My brother is coincidentally making a gallery space at Maspie House in Falkland, next door to the Palace. The space he is creating is pristine and clinical, sharp white walls and a sky's the limit budget.
The lighting he has had installed is a mix of swanky LED and halogen. I asked him about the costs thinking I might try something similar. When he told me each light unit was over £250 I was stunned. So when I was at Screwfix , I asked the guys there what would give me a floody light adequate to light the space and to pick out the paintings I intend to hang. Their suggestion was a £5 halogen security light unit. Lots of floody lumens which might be more expensive to have on all day compared to an LED. That's not too big an issue as I'd only have them on when I had visitors or I was working there. I don't want to spend a fortune on something that at this stage is just a toe in the water experiment. I can always upgrade later reusing the existing wiring.
So I spent the day fitting the lights and wiring them up. The reflected light on the walls is excellent, there should be less reflection on my paintings which I always glaze. Once the varnished floor and glass is fitted to the doorway more light will be reflected too. The last picture shows a single coat of limewash on the walls of other space. I've found a suitable woodburning stove which will should be easy to pipe into the existing chimney.
I've also found some flush floor sockets with flip up lids to bring power in without having to raggle conduit and boxes into the walls.
I've been busy working on some paintings for a couple of exhibitions in London in the new year so progress in departments has been slow. However there has been some significant stockpiling of materials for the final push and I fitted some glass.
A few years back I bought a salvaged gymnasium floor with a view to using it for another project I have in the New Town over in Edinburgh. I looked out the boards and was surprised how many there were. I laid them out in the stable yard gallery and found there may just be enough to do both floors. It is a rich mahogany coloured hardwood. Its a sprung floor meaning the ends of each board have a tongue and groove too. It means that the boards need not be joined over a joist, this gives the floor it's sprung feel. The markings on the boards are most likely from a Badminton or Netball court. I'm in two minds whether to keep them or not. Once laid I will have a better idea.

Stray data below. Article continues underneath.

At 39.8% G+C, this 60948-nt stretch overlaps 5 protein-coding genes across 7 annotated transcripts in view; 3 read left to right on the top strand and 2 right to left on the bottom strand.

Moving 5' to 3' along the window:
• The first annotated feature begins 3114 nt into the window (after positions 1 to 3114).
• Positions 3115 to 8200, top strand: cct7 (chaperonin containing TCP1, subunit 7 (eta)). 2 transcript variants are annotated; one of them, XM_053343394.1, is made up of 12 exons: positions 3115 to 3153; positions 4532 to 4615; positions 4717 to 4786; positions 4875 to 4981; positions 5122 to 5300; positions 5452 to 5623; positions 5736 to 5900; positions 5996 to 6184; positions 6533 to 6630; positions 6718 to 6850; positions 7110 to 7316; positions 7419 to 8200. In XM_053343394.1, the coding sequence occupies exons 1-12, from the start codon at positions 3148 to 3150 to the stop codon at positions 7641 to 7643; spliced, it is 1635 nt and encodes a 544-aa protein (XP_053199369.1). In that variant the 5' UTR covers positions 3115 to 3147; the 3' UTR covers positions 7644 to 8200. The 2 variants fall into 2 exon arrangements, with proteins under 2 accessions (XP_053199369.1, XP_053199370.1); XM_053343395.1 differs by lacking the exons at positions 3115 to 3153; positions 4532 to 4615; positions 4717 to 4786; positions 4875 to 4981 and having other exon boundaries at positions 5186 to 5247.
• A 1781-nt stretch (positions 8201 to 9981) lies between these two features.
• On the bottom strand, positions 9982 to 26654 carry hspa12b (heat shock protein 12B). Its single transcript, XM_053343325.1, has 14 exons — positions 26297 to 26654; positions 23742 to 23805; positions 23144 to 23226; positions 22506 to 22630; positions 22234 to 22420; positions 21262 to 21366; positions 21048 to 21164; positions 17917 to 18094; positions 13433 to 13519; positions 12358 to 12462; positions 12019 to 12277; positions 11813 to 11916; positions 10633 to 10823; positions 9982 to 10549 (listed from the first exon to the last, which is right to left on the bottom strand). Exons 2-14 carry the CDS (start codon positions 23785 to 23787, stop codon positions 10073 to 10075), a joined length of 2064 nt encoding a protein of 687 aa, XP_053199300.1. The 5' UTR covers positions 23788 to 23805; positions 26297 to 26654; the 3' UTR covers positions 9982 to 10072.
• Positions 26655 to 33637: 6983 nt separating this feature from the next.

I bought a wood burning stove and the necessary flues, armoured power cable for the new electrical supply and flush floor mounting power sockets. Paul came over and we framed the South facing doorway. I ordered new laminated glass as the salvaged glass I had wouldn't fit in any configuration. I'll use it elsewhere, perhaps for a framing workshop. I fitted the new glass without any drama.
So, the next tasks are to organise the underfloor wiring, then lay the floor, make and glaze the doors, sort out the lighting and install the stove. I should have a clear run through January. Panter and Hall in London sold the work they had exhibited in their 'On a Grand Scale' exhibition and have invited me to have a one man exhibition in June. So I will need to get back into the studio quickly.
I borrowed a floor nailer, a nifty device which hits a nail into the tongue of the board at 45 degrees. This has two functions. It leaves no trace, a so called invisible nail, and the angle stops the boards springing out of position. Trying to nail directly through the top of the boards simply bent the nails. Every day is a school day.